Pumpkinhead’s other great strength is Lance Henriksen as Ed Harley. This was Henriksen in his 80s prime, before he succumbed to a life of playing grizzled old men in low budget horror films, and he is fantastic as Ed. You really feel sorry for him after his son is killed, conveying the right sense of anger and desire for revenge that we all feel after being wronged. He quickly realises his mistake after calming down, which has strong echoes for a lot of people and how they deal with their anger in real life – only whenever you get angry, I’m sure summoning a three metre-tall demon is not high on your priorities! The teenagers are the usual bland array of non-entities simply killing time in the script before their demise. As I’ve already said, most of them are simply in the wrong place at the wrong time as far as Harley’s anger goes and it’s a bit unlucky that they are killed. However, the script does not make them sympathetic in the slightest, it’s just the plot that does that.

 

Pumpkinhead is decent for what it is – an 80s monster movie – but, Pumpkinhead himself aside, sorely lacks that memorable ‘it’ which is so essential in any horror film. It’s neither scary nor particularly exciting and once the novelty of the monster wears off, you’re left with a rather bland film which should have been better.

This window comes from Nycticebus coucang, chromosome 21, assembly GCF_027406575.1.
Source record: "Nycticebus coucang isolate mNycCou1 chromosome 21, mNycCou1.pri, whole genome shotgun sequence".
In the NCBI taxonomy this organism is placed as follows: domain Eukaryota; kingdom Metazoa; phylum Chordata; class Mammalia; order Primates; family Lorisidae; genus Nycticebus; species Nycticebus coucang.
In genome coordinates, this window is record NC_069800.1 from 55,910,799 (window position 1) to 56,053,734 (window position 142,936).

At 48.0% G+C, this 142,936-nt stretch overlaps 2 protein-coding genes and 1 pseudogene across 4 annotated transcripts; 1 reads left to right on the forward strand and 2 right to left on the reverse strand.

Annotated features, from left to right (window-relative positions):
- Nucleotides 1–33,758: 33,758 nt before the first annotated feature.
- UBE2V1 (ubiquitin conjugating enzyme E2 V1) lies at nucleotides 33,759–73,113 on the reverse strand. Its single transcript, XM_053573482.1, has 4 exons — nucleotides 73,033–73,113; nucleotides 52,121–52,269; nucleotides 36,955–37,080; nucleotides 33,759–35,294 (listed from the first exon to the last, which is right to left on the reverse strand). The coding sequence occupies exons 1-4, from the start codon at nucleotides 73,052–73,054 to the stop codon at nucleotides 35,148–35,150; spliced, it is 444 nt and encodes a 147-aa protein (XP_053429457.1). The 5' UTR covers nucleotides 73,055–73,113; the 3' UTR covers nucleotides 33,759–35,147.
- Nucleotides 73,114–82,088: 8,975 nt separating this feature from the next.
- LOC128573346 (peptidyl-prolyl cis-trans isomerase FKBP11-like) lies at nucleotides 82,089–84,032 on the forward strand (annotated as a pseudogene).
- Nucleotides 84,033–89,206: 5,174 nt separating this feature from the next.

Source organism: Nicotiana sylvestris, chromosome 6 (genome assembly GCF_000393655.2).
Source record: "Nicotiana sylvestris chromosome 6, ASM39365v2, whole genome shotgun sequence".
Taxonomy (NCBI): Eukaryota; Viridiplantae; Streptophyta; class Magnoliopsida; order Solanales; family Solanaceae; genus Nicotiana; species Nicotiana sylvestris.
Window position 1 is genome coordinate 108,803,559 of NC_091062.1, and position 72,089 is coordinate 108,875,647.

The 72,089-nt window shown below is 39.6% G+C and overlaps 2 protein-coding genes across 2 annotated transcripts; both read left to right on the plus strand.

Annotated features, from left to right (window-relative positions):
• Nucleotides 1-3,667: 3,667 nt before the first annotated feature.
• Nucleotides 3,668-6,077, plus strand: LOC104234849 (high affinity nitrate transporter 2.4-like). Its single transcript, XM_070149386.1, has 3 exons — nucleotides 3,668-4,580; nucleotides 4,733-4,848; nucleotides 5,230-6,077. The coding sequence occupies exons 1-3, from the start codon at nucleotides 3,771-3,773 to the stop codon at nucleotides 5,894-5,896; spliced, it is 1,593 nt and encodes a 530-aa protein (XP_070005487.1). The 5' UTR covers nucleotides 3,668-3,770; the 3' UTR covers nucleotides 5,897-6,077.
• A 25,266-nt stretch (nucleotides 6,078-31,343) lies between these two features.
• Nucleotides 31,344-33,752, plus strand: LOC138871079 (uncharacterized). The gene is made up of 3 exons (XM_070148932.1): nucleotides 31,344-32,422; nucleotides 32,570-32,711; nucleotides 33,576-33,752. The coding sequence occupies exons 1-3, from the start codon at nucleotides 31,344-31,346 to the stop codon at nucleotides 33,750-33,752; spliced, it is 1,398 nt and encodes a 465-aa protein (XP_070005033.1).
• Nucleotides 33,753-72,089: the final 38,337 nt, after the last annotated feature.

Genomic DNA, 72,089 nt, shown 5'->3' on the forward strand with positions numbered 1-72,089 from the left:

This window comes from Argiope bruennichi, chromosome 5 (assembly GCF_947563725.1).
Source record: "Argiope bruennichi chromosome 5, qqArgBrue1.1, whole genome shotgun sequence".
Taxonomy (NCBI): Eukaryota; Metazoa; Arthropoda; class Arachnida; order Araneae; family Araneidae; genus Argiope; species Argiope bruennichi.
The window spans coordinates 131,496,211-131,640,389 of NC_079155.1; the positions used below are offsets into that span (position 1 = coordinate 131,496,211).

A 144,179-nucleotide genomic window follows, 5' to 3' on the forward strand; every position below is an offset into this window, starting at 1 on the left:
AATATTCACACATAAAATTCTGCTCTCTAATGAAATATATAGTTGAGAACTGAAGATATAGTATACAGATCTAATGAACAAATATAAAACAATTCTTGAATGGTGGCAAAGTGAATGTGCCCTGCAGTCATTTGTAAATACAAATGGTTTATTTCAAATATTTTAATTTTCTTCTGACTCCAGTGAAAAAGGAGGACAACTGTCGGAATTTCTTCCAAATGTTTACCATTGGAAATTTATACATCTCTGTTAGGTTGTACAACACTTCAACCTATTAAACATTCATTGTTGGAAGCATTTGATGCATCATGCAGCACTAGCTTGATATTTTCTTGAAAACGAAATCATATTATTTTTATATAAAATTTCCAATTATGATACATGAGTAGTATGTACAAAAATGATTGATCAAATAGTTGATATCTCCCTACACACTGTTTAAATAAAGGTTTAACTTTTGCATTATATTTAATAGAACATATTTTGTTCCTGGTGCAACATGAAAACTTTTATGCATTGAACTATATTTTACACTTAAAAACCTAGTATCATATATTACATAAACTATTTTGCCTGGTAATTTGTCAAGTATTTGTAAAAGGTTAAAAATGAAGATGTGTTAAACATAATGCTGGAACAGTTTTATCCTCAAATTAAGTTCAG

★★★★★☆☆☆☆☆ 

 

 

Larva (2005)

Larva (2005)

A terror that gets under your skin

Host, Missouri is a quiet ranching community where almost everyone earns their living from meat-processing company Huge Tender Meats. The company is secretly testing experimental new feed on the local livestock that is designed to make the meat healthier for consumption. But when local rancher Jacob Long calls out the new vet in town, Eli Rudkus, to come and check on some of his cattle that are behaving strangely, a strange mutant parasite is uncovered inside them that has been eating the feed. His attempts to warn the local community are thwarted by the owner of the company. But things are made worse when the parasitic organisms mutate further into bat-like creatures which deem human hosts as the new stage in the food chain.